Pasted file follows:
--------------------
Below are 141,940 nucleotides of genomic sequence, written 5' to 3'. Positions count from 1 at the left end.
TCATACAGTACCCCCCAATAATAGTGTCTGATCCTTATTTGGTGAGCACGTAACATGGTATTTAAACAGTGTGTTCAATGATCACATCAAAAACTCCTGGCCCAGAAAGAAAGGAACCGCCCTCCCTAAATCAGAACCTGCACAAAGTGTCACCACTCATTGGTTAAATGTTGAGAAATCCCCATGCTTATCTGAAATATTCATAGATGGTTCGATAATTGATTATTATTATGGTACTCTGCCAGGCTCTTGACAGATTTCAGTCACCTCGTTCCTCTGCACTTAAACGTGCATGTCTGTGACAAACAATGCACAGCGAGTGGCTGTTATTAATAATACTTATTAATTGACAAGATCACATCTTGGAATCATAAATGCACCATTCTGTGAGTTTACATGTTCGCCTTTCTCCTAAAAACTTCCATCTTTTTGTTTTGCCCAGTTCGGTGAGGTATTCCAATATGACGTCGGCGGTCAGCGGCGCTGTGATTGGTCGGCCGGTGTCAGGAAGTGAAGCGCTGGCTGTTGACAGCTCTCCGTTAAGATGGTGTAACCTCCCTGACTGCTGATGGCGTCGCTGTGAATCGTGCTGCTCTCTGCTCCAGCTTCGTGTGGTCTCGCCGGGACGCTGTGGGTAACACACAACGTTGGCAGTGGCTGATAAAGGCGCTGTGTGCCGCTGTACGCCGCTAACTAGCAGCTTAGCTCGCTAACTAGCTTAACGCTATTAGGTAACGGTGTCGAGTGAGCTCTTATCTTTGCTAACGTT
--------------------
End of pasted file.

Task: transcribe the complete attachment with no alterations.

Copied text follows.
Below are 141,940 nucleotides of genomic sequence, written 5' to 3'. Positions count from 1 at the left end.
TCATACAGTACCCCCCAATAATAGTGTCTGATCCTTATTTGGTGAGCACGTAACATGGTATTTAAACAGTGTGTTCAATGATCACATCAAAAACTCCTGGCCCAGAAAGAAAGGAACCGCCCTCCCTAAATCAGAACCTGCACAAAGTGTCACCACTCATTGGTTAAATGTTGAGAAATCCCCATGCTTATCTGAAATATTCATAGATGGTTCGATAATTGATTATTATTATGGTACTCTGCCAGGCTCTTGACAGATTTCAGTCACCTCGTTCCTCTGCACTTAAACGTGCATGTCTGTGACAAACAATGCACAGCGAGTGGCTGTTATTAATAATACTTATTAATTGACAAGATCACATCTTGGAATCATAAATGCACCATTCTGTGAGTTTACATGTTCGCCTTTCTCCTAAAAACTTCCATCTTTTTGTTTTGCCCAGTTCGGTGAGGTATTCCAATATGACGTCGGCGGTCAGCGGCGCTGTGATTGGTCGGCCGGTGTCAGGAAGTGAAGCGCTGGCTGTTGACAGCTCTCCGTTAAGATGGTGTAACCTCCCTGACTGCTGATGGCGTCGCTGTGAATCGTGCTGCTCTCTGCTCCAGCTTCGTGTGGTCTCGCCGGGACGCTGTGGGTAACACACAACGTTGGCAGTGGCTGATAAAGGCGCTGTGTGCCGCTGTACGCCGCTAACTAGCAGCTTAGCTCGCTAACTAGCTTAACGCTATTAGGTAACGGTGTCGAGTGAGCTCTTATCTTTGCTAACGTT